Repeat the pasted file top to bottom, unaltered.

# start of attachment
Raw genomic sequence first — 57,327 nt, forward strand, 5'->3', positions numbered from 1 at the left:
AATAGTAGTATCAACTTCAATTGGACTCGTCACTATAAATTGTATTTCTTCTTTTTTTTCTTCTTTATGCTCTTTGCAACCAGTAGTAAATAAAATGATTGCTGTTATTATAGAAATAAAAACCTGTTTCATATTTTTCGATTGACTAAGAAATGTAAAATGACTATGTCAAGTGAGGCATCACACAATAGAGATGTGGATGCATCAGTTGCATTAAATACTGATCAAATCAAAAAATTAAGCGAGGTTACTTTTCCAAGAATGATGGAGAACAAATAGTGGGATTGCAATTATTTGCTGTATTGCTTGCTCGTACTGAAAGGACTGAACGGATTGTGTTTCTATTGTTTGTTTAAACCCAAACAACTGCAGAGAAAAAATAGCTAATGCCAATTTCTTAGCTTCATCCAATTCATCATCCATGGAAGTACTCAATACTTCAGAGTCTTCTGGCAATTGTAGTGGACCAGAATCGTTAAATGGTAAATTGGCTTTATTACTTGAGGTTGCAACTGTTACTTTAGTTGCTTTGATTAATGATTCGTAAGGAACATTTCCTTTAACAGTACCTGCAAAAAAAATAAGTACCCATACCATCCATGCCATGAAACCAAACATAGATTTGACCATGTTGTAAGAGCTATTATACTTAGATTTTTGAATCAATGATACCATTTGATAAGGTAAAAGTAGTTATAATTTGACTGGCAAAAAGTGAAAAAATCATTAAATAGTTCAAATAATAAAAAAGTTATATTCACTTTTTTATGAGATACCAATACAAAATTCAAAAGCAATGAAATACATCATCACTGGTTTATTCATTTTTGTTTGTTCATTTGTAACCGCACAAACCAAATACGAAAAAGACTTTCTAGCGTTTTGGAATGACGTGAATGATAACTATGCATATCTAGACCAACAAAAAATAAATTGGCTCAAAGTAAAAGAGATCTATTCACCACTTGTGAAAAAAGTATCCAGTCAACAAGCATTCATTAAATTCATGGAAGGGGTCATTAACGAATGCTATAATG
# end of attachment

Raw genomic sequence first — 57,327 nt, forward strand, 5'->3', positions numbered from 1 at the left:
AATAGTAGTATCAACTTCAATTGGACTCGTCACTATAAATTGTATTTCTTCTTTTTTTTCTTCTTTATGCTCTTTGCAACCAGTAGTAAATAAAATGATTGCTGTTATTATAGAAATAAAAACCTGTTTCATATTTTTCGATTGACTAAGAAATGTAAAATGACTATGTCAAGTGAGGCATCACACAATAGAGATGTGGATGCATCAGTTGCATTAAATACTGATCAAATCAAAAAATTAAGCGAGGTTACTTTTCCAAGAATGATGGAGAACAAATAGTGGGATTGCAATTATTTGCTGTATTGCTTGCTCGTACTGAAAGGACTGAACGGATTGTGTTTCTATTGTTTGTTTAAACCCAAACAACTGCAGAGAAAAAATAGCTAATGCCAATTTCTTAGCTTCATCCAATTCATCATCCATGGAAGTACTCAATACTTCAGAGTCTTCTGGCAATTGTAGTGGACCAGAATCGTTAAATGGTAAATTGGCTTTATTACTTGAGGTTGCAACTGTTACTTTAGTTGCTTTGATTAATGATTCGTAAGGAACATTTCCTTTAACAGTACCTGCAAAAAAAATAAGTACCCATACCATCCATGCCATGAAACCAAACATAGATTTGACCATGTTGTAAGAGCTATTATACTTAGATTTTTGAATCAATGATACCATTTGATAAGGTAAAAGTAGTTATAATTTGACTGGCAAAAAGTGAAAAAATCATTAAATAGTTCAAATAATAAAAAAGTTATATTCACTTTTTTATGAGATACCAATACAAAATTCAAAAGCAATGAAATACATCATCACTGGTTTATTCATTTTTGTTTGTTCATTTGTAACCGCACAAACCAAATACGAAAAAGACTTTCTAGCGTTTTGGAATGACGTGAATGATAACTATGCATATCTAGACCAACAAAAAATAAATTGGCTCAAAGTAAAAGAGATCTATTCACCACTTGTGAAAAAAGTATCCAGTCAACAAGCATTCATTAAATTCATGGAAGGGGTCATTAACGAATGCTATAATG